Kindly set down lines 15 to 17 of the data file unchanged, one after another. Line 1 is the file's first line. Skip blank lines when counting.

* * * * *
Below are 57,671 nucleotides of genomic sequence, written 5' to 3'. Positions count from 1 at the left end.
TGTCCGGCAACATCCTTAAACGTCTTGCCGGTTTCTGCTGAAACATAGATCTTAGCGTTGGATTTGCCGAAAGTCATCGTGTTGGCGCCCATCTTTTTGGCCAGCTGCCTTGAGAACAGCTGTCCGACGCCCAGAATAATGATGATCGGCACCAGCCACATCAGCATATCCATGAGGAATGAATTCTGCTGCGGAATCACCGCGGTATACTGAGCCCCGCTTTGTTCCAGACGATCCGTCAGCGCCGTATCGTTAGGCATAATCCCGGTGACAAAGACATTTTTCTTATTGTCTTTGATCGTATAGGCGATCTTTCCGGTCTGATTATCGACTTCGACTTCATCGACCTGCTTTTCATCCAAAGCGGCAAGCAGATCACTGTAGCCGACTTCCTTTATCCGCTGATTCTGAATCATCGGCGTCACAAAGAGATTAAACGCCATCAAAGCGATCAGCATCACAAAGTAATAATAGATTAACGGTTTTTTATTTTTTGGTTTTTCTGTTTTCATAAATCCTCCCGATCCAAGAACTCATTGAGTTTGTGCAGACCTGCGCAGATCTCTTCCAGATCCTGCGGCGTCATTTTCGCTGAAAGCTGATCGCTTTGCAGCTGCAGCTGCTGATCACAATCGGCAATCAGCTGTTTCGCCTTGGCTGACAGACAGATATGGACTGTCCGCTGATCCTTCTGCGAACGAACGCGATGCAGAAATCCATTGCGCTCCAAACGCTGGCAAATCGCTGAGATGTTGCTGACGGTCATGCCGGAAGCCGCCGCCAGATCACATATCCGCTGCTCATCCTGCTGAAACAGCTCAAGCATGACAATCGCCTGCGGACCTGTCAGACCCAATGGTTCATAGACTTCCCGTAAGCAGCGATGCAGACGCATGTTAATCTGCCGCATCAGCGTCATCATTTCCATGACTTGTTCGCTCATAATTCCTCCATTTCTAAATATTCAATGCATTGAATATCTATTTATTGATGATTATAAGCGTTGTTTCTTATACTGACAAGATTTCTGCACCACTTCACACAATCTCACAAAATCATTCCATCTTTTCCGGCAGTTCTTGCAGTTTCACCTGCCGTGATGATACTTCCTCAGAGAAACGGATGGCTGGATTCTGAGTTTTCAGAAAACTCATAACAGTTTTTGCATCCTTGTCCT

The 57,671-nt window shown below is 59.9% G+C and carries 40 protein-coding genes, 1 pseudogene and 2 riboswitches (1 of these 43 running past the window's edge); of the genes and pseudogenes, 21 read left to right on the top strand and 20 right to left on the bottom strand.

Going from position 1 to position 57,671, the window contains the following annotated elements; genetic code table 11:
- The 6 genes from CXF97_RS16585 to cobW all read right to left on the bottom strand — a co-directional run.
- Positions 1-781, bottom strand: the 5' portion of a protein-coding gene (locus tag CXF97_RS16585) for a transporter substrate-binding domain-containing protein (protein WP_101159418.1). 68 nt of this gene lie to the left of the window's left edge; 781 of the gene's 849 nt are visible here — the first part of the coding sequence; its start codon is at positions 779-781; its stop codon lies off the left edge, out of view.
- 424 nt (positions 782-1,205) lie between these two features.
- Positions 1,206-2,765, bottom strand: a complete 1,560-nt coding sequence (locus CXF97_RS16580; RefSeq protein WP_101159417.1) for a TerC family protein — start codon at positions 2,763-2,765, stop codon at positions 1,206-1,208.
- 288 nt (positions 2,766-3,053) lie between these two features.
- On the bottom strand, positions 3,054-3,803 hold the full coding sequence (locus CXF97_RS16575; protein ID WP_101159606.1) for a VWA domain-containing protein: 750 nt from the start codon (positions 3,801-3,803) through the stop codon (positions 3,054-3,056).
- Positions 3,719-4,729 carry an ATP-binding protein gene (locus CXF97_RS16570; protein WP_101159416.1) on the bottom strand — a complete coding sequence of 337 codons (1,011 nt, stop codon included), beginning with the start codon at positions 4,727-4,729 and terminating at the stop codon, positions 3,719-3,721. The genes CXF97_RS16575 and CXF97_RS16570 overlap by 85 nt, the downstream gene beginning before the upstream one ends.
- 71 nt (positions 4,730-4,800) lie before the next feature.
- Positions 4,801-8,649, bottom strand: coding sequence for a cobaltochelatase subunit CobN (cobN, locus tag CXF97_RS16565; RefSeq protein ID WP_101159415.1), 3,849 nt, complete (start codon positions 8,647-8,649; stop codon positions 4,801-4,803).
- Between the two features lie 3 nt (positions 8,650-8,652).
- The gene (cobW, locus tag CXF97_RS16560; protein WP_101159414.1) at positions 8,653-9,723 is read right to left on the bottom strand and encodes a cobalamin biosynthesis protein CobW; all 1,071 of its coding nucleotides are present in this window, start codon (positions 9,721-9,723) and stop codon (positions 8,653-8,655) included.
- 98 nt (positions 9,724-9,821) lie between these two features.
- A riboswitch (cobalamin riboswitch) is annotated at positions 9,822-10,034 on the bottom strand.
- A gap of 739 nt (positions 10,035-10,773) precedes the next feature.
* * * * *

- The gene (cobW, locus tag CXF97_RS16560; protein WP_101159414.1) at positions 8,653-9,723 is read right to left on the bottom strand and encodes a cobalamin biosynthesis protein CobW; all 1,071 of its coding nucleotides are present in this window, start codon (positions 9,721-9,723) and stop codon (positions 8,653-8,655) included.
- 98 nt (positions 9,724-9,821) lie between these two features.
- A riboswitch (cobalamin riboswitch) is annotated at positions 9,822-10,034 on the bottom strand.